Ten days since the last aid convoy brought emergency relief
to the rebel-held Syrian town, which remains surrounded by pro-government forces, activists have smuggled out video they shot, showing the continuing suffering of emaciated adults and children trapped there.
Aid workers say up to 10 people have died from the effects of long-term malnutrition since the last convoy arrived in Madaya; more than 20 died before the aid was delivered
, they say. Experts have repeatedly warned that
the people of Madaya will continue to starve unless consistent medical and food aid is allowed in.
A doctor in the town's makeshift hospital, in the basement of a house, said that one woman named Lama Issa died Monday from acute malnutrition, after not responding to treatment with intravenous drips; a man was also said to have died. CNN cannot independently confirm their deaths.
One of the videos CNN was able to verify shows a man, Fawaz Saeef Aldin, 50, almost unconscious, his stomach concave from longstanding malnutrition. Lamar, his 9-month-old granddaughter is next to him, her face skeletal.
"More than 400 people in Madaya are on the verge of death," the doctor pictured alongside them says. "We need an immediate exit. We need a humanitarian corridor so that we can leave immediately."
He adds that the hillside town, trapped beneath a blanket of snow, is running out of wood to burn; other images given to CNN show residents burning paper and plastic to stay warm.
In another verified video, a doctor named Mohammed explains: "Today the weather has been especially harsh with a low of minus 5 degrees. In the past ten days since the arrival of relief supplies, there have been 10 deaths.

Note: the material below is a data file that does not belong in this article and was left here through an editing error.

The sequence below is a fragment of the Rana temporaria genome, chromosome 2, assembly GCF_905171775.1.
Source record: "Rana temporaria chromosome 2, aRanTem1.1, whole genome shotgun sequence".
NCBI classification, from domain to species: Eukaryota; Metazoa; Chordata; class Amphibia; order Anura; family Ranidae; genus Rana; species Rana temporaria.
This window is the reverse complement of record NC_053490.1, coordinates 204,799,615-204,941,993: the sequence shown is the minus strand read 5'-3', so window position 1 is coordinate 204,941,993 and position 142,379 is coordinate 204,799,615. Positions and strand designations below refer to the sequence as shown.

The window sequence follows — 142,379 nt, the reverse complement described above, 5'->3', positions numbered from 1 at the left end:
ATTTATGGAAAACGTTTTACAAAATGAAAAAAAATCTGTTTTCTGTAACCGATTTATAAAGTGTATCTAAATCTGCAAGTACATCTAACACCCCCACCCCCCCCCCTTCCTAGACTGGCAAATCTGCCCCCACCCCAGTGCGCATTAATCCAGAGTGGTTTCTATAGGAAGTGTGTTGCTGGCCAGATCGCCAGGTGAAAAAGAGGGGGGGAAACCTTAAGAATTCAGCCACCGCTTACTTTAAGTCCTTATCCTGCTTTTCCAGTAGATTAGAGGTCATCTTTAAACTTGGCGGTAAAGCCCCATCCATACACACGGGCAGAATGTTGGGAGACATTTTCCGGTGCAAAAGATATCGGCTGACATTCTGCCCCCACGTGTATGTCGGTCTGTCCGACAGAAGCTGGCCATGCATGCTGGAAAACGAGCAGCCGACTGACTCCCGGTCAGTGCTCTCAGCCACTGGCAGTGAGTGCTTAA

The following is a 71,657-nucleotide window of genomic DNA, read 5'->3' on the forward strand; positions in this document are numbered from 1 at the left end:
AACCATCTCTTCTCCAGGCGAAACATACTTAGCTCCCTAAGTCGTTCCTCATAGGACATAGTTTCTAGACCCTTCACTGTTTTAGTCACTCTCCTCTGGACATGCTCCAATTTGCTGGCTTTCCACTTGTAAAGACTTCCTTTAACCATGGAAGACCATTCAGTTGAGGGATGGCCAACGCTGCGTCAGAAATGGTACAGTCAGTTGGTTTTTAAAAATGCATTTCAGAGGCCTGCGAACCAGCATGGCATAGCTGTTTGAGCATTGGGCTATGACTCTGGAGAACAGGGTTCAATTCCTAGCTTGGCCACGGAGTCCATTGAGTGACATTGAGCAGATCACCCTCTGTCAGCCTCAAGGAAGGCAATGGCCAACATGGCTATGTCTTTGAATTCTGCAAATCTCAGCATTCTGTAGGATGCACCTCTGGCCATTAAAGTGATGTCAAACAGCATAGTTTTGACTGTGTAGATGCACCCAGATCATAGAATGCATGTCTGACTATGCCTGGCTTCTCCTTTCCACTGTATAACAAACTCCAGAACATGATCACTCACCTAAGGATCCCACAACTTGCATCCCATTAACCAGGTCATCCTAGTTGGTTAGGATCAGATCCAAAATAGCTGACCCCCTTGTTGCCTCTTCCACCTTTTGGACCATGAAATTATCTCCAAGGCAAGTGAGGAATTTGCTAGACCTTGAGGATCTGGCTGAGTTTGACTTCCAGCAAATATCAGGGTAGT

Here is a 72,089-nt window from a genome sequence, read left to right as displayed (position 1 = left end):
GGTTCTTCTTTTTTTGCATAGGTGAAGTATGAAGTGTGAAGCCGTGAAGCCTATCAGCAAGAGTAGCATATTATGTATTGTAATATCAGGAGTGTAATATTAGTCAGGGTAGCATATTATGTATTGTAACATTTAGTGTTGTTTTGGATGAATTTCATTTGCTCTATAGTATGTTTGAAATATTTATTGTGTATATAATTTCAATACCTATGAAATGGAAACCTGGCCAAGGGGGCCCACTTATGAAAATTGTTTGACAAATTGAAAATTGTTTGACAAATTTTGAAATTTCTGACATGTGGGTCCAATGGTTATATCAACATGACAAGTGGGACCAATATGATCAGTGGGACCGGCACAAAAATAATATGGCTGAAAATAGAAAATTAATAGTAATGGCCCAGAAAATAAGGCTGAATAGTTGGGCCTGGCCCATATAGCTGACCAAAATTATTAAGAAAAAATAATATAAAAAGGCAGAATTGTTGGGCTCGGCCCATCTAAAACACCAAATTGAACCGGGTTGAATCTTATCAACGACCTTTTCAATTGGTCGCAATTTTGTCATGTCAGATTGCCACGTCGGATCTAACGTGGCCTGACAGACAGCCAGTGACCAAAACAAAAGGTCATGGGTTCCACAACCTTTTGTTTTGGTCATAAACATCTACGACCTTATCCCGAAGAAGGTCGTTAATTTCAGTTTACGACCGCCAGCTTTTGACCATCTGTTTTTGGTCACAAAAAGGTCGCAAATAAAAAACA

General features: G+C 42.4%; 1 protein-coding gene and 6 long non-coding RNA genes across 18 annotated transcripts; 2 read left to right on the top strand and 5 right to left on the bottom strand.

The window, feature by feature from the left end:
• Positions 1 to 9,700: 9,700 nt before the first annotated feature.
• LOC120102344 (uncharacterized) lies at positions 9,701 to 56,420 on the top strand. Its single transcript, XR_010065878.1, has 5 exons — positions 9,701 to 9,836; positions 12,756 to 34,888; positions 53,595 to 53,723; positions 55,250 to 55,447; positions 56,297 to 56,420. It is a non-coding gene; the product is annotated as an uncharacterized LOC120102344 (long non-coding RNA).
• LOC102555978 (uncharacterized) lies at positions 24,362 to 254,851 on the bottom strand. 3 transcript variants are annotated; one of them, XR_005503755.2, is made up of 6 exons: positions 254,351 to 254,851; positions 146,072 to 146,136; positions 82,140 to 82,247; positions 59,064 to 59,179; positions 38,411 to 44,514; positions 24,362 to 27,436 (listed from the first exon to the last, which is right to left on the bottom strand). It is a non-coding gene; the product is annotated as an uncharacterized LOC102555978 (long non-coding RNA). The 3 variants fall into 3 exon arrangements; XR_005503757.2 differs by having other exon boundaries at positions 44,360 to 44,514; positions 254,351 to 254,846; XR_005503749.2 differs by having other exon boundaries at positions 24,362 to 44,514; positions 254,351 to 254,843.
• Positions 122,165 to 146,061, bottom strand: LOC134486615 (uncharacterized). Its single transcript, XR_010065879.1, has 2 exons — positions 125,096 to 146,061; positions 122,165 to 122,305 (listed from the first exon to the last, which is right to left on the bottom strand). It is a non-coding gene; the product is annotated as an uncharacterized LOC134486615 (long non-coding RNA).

"Scores of people have arrived at the clinic unconscious; we have around 500 sick people in the town that require hospital treatment. Most importantly, we also have women on the verge of giving birth and that may need caesareans. But we don't have the medical capabilities for this."
The footage provided to CNN was filmed sometime after Saturday January 23, since the activists showed a screen grab of that morning's New York Times homepage in some of the shots.
Aid workers say they met some of the people in the videos when they were briefly allowed in to the town to provide aid.
Images from Madaya
have been a source of constant controversy, with some activists uploading old pictures, or those from other besieged towns to advance the argument for urgent aid.
The plight of the estimated 400,000 people in Syria currently being denied adequate food because of the war will be a focus of diplomats who are meeting in Geneva Tuesday.
While Madaya is surrounded by forces loyal to the government of President Bashar al-Assad, the northern towns of Fua and Kefraya, are besieged by rebel troops; recent aid deliveries took place in all three towns simultaneously, as part of a U.N.-brokered deal, but they have now stopped.